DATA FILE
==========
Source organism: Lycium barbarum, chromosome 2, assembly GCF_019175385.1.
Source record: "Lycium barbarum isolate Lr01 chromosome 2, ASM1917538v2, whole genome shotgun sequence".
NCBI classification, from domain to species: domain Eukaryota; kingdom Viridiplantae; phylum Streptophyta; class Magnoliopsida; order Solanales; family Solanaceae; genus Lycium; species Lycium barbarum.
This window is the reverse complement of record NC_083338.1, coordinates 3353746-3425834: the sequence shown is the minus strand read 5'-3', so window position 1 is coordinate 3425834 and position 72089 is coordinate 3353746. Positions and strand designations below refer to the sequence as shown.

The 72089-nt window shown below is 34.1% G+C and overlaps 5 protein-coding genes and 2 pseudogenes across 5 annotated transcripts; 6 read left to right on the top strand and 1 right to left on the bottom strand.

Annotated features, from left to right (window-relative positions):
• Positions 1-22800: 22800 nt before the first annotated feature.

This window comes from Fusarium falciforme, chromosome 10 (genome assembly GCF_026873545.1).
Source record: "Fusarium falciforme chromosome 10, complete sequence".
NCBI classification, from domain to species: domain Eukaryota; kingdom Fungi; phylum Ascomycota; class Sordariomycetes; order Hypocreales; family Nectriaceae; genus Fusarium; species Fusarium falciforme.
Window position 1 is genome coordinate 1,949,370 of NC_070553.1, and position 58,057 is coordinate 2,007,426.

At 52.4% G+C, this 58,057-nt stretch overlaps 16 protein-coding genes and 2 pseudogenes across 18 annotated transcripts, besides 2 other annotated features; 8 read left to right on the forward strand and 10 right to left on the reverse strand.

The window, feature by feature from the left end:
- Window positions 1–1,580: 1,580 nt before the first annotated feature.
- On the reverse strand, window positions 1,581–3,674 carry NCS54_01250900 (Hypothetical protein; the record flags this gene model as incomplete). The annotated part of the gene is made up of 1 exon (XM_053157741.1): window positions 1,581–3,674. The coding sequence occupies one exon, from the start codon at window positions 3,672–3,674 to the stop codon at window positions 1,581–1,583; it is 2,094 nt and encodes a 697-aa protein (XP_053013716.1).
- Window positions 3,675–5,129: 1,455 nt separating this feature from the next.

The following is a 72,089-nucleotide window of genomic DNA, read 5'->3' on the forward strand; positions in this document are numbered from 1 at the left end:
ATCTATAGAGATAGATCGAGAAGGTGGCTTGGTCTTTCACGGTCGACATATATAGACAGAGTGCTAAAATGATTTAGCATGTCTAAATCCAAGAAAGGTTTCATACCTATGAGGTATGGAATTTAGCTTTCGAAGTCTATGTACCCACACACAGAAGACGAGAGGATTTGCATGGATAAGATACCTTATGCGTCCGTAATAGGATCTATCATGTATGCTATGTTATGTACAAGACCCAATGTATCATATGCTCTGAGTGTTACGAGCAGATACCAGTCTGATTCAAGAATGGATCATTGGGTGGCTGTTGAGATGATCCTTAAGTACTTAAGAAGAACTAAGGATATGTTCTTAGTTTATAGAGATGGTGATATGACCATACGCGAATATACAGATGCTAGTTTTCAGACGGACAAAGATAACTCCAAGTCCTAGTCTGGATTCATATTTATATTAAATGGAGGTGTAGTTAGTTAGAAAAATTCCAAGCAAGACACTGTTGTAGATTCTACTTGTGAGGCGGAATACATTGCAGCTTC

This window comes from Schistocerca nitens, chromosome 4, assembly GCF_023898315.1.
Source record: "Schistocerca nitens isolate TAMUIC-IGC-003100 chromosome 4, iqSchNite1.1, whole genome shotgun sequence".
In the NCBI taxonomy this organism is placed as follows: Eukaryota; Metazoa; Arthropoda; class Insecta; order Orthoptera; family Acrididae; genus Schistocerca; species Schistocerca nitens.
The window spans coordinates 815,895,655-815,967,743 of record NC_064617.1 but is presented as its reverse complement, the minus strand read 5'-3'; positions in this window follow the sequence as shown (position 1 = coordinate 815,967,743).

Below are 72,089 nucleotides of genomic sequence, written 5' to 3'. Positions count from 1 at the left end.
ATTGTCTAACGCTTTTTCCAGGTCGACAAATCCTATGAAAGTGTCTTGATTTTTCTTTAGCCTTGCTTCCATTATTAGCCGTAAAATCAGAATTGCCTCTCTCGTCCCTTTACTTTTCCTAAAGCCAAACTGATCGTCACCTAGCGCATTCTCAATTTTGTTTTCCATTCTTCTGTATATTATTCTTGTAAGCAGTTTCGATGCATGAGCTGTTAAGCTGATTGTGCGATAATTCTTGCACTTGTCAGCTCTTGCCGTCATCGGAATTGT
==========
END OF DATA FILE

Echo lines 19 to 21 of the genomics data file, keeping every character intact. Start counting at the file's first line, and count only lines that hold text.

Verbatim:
This window comes from Schistocerca nitens, chromosome 4, assembly GCF_023898315.1.
Source record: "Schistocerca nitens isolate TAMUIC-IGC-003100 chromosome 4, iqSchNite1.1, whole genome shotgun sequence".
In the NCBI taxonomy this organism is placed as follows: Eukaryota; Metazoa; Arthropoda; class Insecta; order Orthoptera; family Acrididae; genus Schistocerca; species Schistocerca nitens.